Isis loses territory the size of Ireland within 18 months

Research firm IHS says group likely to step up attacks on civilians in near future

Peter Yeung
Sunday 10 July 2016 12:51
Hundreds were killed after an Isis suicide bomber attack in Baghdad last week
Hundreds were killed after an Isis suicide bomber attack in Baghdad last week

Isis has lost a quarter of its territory an area the size of Ireland – across Iraq and Syria in the last 18 months, research firm IHS has said.

It found the territory controlled by the ultra-hardline Sunni group shrank from 90,800 sq km (35,000 square miles) in January 2015 to 68,300 sq km (26,370 square miles).

IHS said this has led the militant group to step up attacks on civilian targets in the Middle East and in Europe and that this is likely to intensify in the coming months.

Columb Strack, senior analyst at IHS and lead analyst for the IHS Conflict Monitor, said: "As the Islamic State's caliphate shrinks and it becomes increasingly clear that its governance project is failing, the group is re-prioritizing insurgency.

"As a result, we unfortunately expect an increase in mass casualty attacks and sabotage of economic infrastructure, across Iraq and Syria, and further afield, including Europe."

The Iraqi military's recapture of Falluja, an Islamic State stronghold just west of Baghdad, last month has led the insurgents to step up bombings on Shi'ite Muslim targets.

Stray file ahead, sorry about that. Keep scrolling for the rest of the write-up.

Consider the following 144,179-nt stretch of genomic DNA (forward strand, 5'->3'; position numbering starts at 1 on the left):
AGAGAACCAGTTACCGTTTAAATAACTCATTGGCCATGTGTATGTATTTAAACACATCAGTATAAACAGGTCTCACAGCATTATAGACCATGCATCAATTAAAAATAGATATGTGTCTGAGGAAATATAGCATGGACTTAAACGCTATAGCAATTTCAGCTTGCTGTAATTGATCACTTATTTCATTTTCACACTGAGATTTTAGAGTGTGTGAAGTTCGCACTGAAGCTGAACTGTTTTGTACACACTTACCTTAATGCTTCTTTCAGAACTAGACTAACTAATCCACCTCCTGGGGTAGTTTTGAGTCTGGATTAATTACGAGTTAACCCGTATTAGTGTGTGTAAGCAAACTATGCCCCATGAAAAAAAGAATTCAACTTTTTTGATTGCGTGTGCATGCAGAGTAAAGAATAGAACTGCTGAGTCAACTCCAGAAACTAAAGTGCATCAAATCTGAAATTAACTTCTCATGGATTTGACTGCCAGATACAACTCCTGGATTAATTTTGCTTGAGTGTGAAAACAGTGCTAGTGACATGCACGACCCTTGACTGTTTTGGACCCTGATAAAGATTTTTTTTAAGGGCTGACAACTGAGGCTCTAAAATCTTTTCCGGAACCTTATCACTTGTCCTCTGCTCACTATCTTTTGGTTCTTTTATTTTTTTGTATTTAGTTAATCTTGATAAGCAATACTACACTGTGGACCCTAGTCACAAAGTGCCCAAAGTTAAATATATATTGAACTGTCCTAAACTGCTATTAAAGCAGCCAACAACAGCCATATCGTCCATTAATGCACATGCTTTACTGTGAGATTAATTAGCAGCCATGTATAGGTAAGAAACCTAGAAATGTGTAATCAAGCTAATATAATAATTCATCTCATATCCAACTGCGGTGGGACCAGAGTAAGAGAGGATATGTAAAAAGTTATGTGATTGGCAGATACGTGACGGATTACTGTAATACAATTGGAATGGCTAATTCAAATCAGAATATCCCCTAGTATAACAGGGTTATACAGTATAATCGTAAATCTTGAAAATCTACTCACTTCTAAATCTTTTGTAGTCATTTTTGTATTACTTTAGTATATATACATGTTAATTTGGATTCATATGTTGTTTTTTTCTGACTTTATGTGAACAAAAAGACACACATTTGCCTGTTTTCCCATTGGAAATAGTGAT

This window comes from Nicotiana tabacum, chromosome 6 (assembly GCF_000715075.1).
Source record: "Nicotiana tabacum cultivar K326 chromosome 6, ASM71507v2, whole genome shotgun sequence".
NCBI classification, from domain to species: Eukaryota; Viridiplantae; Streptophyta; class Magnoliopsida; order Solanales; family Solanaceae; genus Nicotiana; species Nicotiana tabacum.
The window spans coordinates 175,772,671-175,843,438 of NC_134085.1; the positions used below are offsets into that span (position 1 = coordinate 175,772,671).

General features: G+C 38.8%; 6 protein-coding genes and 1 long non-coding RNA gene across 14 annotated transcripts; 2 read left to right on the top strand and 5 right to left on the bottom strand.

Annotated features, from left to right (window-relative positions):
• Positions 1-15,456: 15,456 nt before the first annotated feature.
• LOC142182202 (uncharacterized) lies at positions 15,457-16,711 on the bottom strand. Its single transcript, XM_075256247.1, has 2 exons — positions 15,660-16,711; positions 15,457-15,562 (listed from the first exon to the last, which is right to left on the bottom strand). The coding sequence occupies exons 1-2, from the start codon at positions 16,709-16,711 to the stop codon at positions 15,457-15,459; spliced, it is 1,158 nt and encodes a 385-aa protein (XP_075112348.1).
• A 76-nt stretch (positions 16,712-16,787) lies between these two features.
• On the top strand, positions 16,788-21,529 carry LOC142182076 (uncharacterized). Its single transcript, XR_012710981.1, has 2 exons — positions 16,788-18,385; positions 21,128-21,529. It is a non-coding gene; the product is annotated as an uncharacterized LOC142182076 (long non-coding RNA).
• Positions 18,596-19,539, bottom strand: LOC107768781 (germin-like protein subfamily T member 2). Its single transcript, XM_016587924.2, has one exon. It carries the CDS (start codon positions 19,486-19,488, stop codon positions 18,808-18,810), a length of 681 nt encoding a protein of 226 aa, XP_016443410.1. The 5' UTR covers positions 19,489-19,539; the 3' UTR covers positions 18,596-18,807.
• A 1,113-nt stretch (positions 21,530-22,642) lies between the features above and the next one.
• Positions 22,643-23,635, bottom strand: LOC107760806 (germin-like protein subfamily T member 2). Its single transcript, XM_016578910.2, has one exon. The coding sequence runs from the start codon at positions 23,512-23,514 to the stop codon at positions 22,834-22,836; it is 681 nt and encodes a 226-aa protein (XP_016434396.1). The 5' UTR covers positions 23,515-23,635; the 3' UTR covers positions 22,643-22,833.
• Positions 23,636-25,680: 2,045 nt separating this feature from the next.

Nearly 300 people died when an Isis suicide bomber struck in a busy shopping district in Baghdad a week ago, in one of the worst such attacks by the group to date.

Isis lost control of the city of Ramadi at the end of last year, another key stronghold for the group which captured large swathes of Iraq in 2014. The army is now gearing up to retake Mosul, the largest city in Iraq's north and Isis' de facto capital.

In Syria, the militants lost ground this year to both Russian and Iranian-backed forces supporting President Bashar al-Assad and to the U.S.-backed Syria Democratic Forces (SDF) alliance.

In February the SDF captured the town of al Shadadi, a major logistics hub for the militants, and in March Syrian and allied forces backed by Russian air strikes drove Islamic State out of the ancient Syrian city of Palmyra and surrounding areas.

An SDF advance is underway to retake areas north of Islamic State's de facto capital in Syria, Raqqa.

Last week, at least 35 people were killed and over 60 wounded in a triple suicide attack by Isis at a Shia holy site.

Several gunmen are alleged to have opened fire on Shia Muslims who were celebrating Eid al-Fitr, marking the end of the month of Ramadan, at a mausoleum in Balad, 58 miles north of Baghdad.

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